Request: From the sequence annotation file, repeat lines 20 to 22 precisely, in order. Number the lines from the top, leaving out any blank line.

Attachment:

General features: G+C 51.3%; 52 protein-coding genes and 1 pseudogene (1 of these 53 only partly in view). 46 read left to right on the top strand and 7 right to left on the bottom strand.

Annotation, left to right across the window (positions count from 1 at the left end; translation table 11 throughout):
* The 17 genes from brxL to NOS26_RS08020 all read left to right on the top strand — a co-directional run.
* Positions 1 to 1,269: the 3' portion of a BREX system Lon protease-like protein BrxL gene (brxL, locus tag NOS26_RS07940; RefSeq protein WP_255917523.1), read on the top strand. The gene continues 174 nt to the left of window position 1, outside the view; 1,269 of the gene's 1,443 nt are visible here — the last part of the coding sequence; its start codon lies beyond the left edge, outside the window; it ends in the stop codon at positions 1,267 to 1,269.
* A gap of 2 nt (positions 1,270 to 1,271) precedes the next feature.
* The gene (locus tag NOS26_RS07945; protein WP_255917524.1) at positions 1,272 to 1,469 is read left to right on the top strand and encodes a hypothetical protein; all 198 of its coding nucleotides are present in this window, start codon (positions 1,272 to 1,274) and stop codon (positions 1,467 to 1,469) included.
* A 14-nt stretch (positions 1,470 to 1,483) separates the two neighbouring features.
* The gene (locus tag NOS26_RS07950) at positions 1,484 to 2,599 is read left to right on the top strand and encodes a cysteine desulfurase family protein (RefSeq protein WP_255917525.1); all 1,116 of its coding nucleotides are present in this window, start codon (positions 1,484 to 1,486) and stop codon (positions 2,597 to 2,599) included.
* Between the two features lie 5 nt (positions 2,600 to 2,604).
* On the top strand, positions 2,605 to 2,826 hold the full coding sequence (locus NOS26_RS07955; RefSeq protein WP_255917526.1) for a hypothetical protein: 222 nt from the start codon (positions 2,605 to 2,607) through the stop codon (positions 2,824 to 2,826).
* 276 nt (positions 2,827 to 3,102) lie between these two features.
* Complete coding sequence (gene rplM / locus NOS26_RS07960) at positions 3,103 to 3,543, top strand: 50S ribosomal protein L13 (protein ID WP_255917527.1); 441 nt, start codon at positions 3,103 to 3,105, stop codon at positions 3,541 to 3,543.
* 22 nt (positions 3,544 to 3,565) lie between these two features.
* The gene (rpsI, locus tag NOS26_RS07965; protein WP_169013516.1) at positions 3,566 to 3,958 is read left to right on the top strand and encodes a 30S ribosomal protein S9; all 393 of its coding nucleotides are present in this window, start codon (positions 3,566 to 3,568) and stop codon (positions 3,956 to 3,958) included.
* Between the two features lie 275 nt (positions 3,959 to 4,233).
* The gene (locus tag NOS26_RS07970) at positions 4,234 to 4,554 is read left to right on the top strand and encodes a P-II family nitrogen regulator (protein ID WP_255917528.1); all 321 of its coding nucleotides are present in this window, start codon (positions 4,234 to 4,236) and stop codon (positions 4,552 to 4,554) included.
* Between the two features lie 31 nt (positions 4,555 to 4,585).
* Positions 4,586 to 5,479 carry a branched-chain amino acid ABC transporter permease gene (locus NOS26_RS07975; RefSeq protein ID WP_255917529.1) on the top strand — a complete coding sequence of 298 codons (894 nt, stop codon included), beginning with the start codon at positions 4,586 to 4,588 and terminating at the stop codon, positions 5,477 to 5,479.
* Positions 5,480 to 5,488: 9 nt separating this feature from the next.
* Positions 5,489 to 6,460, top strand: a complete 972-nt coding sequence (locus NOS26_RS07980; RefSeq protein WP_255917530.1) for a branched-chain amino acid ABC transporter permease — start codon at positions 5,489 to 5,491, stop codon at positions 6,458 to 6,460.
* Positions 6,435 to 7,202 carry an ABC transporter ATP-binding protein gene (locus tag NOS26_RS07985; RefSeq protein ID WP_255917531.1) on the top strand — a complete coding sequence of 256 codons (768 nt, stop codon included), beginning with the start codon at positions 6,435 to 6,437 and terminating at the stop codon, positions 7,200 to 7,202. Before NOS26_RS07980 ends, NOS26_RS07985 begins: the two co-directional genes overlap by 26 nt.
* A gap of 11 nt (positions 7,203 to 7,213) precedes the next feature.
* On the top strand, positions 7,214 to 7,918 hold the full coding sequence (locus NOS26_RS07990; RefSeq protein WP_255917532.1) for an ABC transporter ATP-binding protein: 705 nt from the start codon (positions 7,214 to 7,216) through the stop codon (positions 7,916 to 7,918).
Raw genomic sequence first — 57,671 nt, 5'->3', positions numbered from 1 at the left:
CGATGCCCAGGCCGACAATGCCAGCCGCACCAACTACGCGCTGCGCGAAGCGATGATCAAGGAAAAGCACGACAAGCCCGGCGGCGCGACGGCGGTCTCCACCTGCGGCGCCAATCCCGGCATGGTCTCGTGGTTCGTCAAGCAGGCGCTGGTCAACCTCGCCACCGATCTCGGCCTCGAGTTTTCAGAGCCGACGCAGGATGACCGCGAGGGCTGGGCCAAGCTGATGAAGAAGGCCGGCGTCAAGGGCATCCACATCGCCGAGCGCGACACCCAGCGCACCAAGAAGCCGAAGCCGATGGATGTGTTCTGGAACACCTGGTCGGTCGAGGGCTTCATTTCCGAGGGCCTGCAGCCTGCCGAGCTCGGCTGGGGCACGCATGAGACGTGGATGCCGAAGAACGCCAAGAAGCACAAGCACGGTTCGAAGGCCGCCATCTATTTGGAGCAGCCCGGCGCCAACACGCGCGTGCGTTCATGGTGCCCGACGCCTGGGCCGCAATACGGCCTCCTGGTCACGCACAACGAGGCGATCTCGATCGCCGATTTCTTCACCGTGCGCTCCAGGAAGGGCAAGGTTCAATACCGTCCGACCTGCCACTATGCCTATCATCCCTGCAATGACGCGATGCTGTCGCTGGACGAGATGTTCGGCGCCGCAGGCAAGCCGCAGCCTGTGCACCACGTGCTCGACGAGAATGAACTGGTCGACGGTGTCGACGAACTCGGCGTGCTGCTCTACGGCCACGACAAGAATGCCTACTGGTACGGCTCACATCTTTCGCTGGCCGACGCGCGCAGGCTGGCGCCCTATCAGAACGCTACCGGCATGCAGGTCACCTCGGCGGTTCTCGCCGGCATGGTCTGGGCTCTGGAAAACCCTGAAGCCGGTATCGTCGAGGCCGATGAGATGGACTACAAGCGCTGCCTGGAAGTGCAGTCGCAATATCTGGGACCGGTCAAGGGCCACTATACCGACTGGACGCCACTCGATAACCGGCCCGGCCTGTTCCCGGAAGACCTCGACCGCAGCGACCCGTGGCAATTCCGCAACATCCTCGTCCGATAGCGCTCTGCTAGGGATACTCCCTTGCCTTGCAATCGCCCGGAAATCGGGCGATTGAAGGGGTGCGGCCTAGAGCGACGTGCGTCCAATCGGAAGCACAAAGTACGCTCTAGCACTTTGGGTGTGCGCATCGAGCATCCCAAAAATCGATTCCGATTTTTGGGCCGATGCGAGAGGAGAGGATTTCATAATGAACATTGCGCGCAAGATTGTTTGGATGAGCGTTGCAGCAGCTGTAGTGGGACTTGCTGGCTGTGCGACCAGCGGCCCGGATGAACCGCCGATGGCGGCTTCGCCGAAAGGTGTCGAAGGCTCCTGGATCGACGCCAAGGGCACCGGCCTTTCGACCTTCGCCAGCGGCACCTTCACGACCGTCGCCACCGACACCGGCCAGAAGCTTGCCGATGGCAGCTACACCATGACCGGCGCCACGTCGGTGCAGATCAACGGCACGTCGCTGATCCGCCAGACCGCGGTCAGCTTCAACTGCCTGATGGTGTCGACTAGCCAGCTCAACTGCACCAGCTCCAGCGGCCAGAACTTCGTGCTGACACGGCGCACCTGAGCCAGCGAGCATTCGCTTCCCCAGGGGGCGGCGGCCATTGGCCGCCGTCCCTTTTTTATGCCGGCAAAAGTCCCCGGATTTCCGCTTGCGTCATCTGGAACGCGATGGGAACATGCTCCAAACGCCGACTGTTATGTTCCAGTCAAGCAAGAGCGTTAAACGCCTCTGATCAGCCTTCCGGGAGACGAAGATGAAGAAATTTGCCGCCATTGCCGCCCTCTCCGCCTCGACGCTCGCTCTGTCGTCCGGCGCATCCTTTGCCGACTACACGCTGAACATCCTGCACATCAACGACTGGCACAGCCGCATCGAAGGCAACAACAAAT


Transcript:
* Positions 5,489 to 6,460, top strand: a complete 972-nt coding sequence (locus NOS26_RS07980; RefSeq protein WP_255917530.1) for a branched-chain amino acid ABC transporter permease — start codon at positions 5,489 to 5,491, stop codon at positions 6,458 to 6,460.
* Positions 6,435 to 7,202 carry an ABC transporter ATP-binding protein gene (locus tag NOS26_RS07985; RefSeq protein ID WP_255917531.1) on the top strand — a complete coding sequence of 256 codons (768 nt, stop codon included), beginning with the start codon at positions 6,435 to 6,437 and terminating at the stop codon, positions 7,200 to 7,202. Before NOS26_RS07980 ends, NOS26_RS07985 begins: the two co-directional genes overlap by 26 nt.
* A gap of 11 nt (positions 7,203 to 7,213) precedes the next feature.